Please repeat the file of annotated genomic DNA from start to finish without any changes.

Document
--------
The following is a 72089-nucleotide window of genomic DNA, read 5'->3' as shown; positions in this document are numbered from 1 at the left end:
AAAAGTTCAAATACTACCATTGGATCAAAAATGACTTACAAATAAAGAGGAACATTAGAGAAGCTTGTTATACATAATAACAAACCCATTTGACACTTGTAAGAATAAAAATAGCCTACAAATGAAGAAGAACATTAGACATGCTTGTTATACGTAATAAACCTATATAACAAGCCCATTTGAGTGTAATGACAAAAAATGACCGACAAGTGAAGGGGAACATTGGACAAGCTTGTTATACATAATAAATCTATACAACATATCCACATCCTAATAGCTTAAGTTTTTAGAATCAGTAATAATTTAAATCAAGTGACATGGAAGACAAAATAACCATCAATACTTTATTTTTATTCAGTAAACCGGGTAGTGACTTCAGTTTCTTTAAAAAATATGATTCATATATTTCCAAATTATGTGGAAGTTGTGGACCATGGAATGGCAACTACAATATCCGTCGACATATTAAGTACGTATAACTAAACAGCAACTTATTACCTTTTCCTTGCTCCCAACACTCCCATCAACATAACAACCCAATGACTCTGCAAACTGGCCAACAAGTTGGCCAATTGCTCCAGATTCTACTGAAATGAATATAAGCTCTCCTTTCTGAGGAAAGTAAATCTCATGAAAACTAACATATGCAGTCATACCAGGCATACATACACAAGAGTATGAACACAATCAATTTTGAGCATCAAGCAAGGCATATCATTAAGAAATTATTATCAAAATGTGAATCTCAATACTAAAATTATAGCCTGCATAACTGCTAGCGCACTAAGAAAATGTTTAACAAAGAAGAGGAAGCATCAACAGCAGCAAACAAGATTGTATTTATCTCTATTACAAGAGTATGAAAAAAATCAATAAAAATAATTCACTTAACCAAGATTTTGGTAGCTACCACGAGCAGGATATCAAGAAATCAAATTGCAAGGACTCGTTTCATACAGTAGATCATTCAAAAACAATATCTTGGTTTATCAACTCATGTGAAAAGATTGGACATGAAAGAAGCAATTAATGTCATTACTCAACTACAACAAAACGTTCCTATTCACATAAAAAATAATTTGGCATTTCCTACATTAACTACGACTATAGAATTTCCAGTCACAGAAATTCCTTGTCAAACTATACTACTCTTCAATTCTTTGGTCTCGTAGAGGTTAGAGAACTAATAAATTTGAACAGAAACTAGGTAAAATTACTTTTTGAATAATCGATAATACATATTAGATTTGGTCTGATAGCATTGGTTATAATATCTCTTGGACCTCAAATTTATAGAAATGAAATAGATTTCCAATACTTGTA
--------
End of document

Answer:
The following is a 72089-nucleotide window of genomic DNA, read 5'->3' as shown; positions in this document are numbered from 1 at the left end:
AAAAGTTCAAATACTACCATTGGATCAAAAATGACTTACAAATAAAGAGGAACATTAGAGAAGCTTGTTATACATAATAACAAACCCATTTGACACTTGTAAGAATAAAAATAGCCTACAAATGAAGAAGAACATTAGACATGCTTGTTATACGTAATAAACCTATATAACAAGCCCATTTGAGTGTAATGACAAAAAATGACCGACAAGTGAAGGGGAACATTGGACAAGCTTGTTATACATAATAAATCTATACAACATATCCACATCCTAATAGCTTAAGTTTTTAGAATCAGTAATAATTTAAATCAAGTGACATGGAAGACAAAATAACCATCAATACTTTATTTTTATTCAGTAAACCGGGTAGTGACTTCAGTTTCTTTAAAAAATATGATTCATATATTTCCAAATTATGTGGAAGTTGTGGACCATGGAATGGCAACTACAATATCCGTCGACATATTAAGTACGTATAACTAAACAGCAACTTATTACCTTTTCCTTGCTCCCAACACTCCCATCAACATAACAACCCAATGACTCTGCAAACTGGCCAACAAGTTGGCCAATTGCTCCAGATTCTACTGAAATGAATATAAGCTCTCCTTTCTGAGGAAAGTAAATCTCATGAAAACTAACATATGCAGTCATACCAGGCATACATACACAAGAGTATGAACACAATCAATTTTGAGCATCAAGCAAGGCATATCATTAAGAAATTATTATCAAAATGTGAATCTCAATACTAAAATTATAGCCTGCATAACTGCTAGCGCACTAAGAAAATGTTTAACAAAGAAGAGGAAGCATCAACAGCAGCAAACAAGATTGTATTTATCTCTATTACAAGAGTATGAAAAAAATCAATAAAAATAATTCACTTAACCAAGATTTTGGTAGCTACCACGAGCAGGATATCAAGAAATCAAATTGCAAGGACTCGTTTCATACAGTAGATCATTCAAAAACAATATCTTGGTTTATCAACTCATGTGAAAAGATTGGACATGAAAGAAGCAATTAATGTCATTACTCAACTACAACAAAACGTTCCTATTCACATAAAAAATAATTTGGCATTTCCTACATTAACTACGACTATAGAATTTCCAGTCACAGAAATTCCTTGTCAAACTATACTACTCTTCAATTCTTTGGTCTCGTAGAGGTTAGAGAACTAATAAATTTGAACAGAAACTAGGTAAAATTACTTTTTGAATAATCGATAATACATATTAGATTTGGTCTGATAGCATTGGTTATAATATCTCTTGGACCTCAAATTTATAGAAATGAAATAGATTTCCAATACTTGTA